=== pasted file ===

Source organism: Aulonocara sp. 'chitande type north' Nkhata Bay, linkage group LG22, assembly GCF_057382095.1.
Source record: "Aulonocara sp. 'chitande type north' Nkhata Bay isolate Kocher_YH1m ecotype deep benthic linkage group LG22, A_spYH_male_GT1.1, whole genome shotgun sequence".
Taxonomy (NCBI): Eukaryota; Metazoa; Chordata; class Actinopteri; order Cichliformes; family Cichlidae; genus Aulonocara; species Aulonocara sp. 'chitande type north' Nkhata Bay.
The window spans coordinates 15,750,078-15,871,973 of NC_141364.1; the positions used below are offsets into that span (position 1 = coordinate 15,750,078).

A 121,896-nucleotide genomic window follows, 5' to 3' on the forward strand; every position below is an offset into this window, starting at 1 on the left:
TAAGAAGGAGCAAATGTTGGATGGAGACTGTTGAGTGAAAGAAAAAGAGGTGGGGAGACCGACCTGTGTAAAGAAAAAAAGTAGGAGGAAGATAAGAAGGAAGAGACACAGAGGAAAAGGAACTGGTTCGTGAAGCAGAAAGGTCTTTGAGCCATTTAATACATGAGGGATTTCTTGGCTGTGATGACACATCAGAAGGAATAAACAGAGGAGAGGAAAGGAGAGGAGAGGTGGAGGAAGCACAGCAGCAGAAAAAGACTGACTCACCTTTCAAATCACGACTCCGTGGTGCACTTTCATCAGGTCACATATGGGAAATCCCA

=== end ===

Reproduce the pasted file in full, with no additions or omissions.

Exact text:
Source organism: Aulonocara sp. 'chitande type north' Nkhata Bay, linkage group LG22, assembly GCF_057382095.1.
Source record: "Aulonocara sp. 'chitande type north' Nkhata Bay isolate Kocher_YH1m ecotype deep benthic linkage group LG22, A_spYH_male_GT1.1, whole genome shotgun sequence".
Taxonomy (NCBI): Eukaryota; Metazoa; Chordata; class Actinopteri; order Cichliformes; family Cichlidae; genus Aulonocara; species Aulonocara sp. 'chitande type north' Nkhata Bay.
The window spans coordinates 15,750,078-15,871,973 of NC_141364.1; the positions used below are offsets into that span (position 1 = coordinate 15,750,078).

A 121,896-nucleotide genomic window follows, 5' to 3' on the forward strand; every position below is an offset into this window, starting at 1 on the left:
TAAGAAGGAGCAAATGTTGGATGGAGACTGTTGAGTGAAAGAAAAAGAGGTGGGGAGACCGACCTGTGTAAAGAAAAAAAGTAGGAGGAAGATAAGAAGGAAGAGACACAGAGGAAAAGGAACTGGTTCGTGAAGCAGAAAGGTCTTTGAGCCATTTAATACATGAGGGATTTCTTGGCTGTGATGACACATCAGAAGGAATAAACAGAGGAGAGGAAAGGAGAGGAGAGGTGGAGGAAGCACAGCAGCAGAAAAAGACTGACTCACCTTTCAAATCACGACTCCGTGGTGCACTTTCATCAGGTCACATATGGGAAATCCCA